Svpeng - A New Mobile Banking Security Threat

From American Banker:

 
Until last week, no major security event had directly threatened U.S. mobile banking users. Last week Kaspersky Lab discovered that a breed of malware targeting mobile devices called Svpeng had made its way from Russia to the U.S. The malware, which targets Android devices, looks for specific mobile banking apps on the phone, then locks the phone and demands money to unlock it.
 
The malware has been discovered in the U.S. and the U.K., with a new behavior pattern. In the U.S., Svpeng breaks into a mobile device through a social engineering campaign using text messages. "Once the device is infected, it's almost impossible to get it out," says Dmitry Bestuzhev, head of global research and analysis team in Latin America for Kaspersky Lab.
 
Once it's wormed its way into a device, the malware looks for apps from a specific set of financial institutions: USAA, Citigroup, American Express, Wells Fargo, Bank of America, TD Bank, JPMorgan Chase, BB&T and Regions Bank for now. It then locks the screen of the mobile device with a fake FBI penalty notification letter and demands $200 in the form of Green Dot MoneyPak cards. It also displays a photo of the user taken by the phone's front camera.
 
Currently, Svpeng does not steal mobile or online banking credentials. But it is only a matter of time before it does, according to Kaspersky Lab researchers. The Trojan also contains code that could be used for file encryption; it could, therefore, encrypt files stored on the mobile device and demand money to unencrypt them. In time, Svpeng may start gathering mobile banking app credentials, which would give it a path to steal money from users' accounts, Inscoe says. Customers who fall victim to Svpeng can do almost nothing, says Roman Unuchek, senior malware analyst at Kaspersky Lab."The only hope for unlocking the device is if it was already rooted before it was infected, then it could be unlocked without deleting the data," he says. If the phone wasn't rooted, the customer might put it in safe mode and erase all data on the phone only, while SIM and SD cards stay untouched and uninfected. "It is impossible to repel an attack of American Svpeng if a mobile device doesn't have a security solution — the malware will block the device completely," says Unuchek.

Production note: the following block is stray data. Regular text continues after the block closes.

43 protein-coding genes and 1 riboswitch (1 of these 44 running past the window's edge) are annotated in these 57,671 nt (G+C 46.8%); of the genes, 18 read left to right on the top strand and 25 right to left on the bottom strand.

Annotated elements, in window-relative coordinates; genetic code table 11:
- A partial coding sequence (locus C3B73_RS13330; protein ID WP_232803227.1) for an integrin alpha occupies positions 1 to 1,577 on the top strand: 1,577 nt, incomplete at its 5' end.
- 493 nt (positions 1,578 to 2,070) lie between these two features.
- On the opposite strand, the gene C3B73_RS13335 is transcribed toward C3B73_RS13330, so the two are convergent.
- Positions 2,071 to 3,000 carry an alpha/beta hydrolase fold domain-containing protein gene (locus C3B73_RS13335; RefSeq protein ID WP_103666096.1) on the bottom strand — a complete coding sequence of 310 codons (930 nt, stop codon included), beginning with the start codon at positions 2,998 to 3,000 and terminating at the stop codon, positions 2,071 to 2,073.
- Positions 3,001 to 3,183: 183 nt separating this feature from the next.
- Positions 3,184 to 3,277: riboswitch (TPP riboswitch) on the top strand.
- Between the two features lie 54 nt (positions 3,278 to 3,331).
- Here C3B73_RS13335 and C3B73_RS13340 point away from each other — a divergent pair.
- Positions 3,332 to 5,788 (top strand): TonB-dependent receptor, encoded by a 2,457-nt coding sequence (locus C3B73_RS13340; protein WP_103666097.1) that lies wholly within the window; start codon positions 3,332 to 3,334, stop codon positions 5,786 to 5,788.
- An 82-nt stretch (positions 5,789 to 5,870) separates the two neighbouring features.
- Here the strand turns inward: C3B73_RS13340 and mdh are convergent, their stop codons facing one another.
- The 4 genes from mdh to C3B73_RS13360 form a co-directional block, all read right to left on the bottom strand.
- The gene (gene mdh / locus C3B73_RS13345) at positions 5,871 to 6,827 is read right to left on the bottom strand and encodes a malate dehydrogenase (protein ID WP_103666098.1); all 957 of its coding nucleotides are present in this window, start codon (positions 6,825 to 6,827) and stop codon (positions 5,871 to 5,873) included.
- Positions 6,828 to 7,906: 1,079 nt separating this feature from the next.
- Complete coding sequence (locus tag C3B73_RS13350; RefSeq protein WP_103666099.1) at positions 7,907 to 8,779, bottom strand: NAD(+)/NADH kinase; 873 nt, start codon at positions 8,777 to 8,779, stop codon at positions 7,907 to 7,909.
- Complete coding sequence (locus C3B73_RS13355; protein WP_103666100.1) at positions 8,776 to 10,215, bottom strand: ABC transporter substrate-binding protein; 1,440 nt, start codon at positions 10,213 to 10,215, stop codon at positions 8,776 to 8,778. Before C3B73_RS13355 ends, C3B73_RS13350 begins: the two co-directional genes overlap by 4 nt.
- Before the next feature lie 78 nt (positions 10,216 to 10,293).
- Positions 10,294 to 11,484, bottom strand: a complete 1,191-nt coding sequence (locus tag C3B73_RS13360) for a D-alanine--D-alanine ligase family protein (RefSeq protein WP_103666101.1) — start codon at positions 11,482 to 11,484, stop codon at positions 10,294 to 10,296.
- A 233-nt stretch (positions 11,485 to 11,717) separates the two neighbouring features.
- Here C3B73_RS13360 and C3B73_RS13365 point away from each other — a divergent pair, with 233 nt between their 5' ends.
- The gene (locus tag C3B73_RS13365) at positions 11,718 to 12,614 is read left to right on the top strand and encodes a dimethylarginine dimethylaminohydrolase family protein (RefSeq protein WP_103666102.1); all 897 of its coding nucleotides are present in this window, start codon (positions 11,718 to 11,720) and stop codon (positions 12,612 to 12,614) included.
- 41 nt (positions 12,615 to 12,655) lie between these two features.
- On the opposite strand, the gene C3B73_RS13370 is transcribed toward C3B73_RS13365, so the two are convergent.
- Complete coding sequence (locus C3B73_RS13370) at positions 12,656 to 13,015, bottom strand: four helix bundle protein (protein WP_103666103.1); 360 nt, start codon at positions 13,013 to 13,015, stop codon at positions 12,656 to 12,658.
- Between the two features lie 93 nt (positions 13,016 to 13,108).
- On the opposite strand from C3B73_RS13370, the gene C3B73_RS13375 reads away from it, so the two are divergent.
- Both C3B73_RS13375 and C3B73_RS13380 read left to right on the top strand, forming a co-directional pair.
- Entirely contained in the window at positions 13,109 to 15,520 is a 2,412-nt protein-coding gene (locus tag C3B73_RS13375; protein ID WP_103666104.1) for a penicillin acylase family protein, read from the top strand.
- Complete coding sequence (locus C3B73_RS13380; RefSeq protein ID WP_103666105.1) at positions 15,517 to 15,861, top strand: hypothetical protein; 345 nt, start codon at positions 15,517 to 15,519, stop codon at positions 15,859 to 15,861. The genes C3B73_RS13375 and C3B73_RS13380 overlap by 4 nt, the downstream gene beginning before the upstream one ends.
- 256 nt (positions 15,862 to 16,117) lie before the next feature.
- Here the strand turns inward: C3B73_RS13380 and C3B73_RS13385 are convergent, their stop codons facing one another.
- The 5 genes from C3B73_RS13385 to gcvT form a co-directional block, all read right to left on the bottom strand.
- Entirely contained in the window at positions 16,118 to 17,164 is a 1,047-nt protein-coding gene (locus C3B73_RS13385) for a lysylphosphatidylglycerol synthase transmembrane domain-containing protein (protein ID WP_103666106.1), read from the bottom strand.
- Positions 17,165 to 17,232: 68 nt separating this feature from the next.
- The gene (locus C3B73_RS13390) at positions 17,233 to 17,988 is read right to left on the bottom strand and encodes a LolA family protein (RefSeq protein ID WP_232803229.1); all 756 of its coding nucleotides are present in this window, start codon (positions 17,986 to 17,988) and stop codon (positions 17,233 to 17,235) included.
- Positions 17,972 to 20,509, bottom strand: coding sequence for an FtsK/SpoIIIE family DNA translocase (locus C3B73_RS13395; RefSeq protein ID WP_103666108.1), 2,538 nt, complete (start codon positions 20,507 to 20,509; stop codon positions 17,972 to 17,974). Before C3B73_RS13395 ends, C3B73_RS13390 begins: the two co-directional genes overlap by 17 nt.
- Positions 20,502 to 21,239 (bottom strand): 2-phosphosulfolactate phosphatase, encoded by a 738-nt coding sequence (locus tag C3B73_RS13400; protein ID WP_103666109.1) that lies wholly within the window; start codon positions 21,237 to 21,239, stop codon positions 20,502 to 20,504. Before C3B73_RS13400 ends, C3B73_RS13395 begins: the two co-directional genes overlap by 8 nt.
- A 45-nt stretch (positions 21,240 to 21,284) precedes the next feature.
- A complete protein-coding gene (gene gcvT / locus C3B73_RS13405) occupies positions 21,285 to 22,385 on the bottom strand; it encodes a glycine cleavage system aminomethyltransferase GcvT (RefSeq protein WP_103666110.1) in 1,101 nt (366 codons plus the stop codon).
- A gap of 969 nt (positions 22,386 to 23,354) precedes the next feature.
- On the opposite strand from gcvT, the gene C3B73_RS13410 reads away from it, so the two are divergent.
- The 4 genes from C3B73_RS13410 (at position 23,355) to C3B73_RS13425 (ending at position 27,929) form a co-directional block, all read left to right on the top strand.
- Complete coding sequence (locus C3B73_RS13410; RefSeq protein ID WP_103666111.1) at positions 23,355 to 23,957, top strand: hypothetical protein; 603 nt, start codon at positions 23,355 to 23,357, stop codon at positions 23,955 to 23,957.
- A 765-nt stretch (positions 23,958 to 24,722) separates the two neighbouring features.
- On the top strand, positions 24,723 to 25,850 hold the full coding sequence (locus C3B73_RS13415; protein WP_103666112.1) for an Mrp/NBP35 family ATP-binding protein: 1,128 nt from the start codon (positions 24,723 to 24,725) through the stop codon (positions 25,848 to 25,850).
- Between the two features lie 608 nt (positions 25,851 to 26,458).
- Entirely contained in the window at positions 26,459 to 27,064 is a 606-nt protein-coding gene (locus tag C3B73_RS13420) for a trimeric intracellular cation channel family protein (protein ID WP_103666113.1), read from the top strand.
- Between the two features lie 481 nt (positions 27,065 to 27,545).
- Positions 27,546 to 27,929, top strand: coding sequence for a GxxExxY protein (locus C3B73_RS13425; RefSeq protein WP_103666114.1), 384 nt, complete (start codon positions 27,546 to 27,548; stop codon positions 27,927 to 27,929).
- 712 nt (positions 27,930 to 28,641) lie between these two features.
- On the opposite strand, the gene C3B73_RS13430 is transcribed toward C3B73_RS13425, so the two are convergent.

What can you do to help protect your Mobile Device?
  • Password protect your phone. The fact that you have to type in a password to use your phone is a small trade-off for the security it provides if your phone is lost or stolen.
  • Consider a Find Your Phone tool. Some software and apps make it easy to find your phone if you lose it, and make it easy for anyone who finds it to connect with you. Some programs, also offer the option of locking and wiping your phone remotely if necessary.
  • Don't allow automatic connections. Some smartphones are set up to automatically connect with available Wi-Fi networks and Bluetooth devices. Disabling this option will prevent your phone from connecting and transmitting data without your knowledge.
  • Be suspicious of e-mails, text messages and social media interactions from strangers. If you don’t know who’s contacting you, don’t click on any links and don’t respond.
  • Change your password often. None of us like to try to remember new passwords, but in today’s world it’s a necessity. As with your computer, make sure your password is strong, containing upper and lower cases, numbers and other characters.
  • Always log out completely when you finish a mobile banking session.
If you ever have reason to believe your Mobile Banking has been compromised, contact us at once, toll-free, at 1-877-838-2517.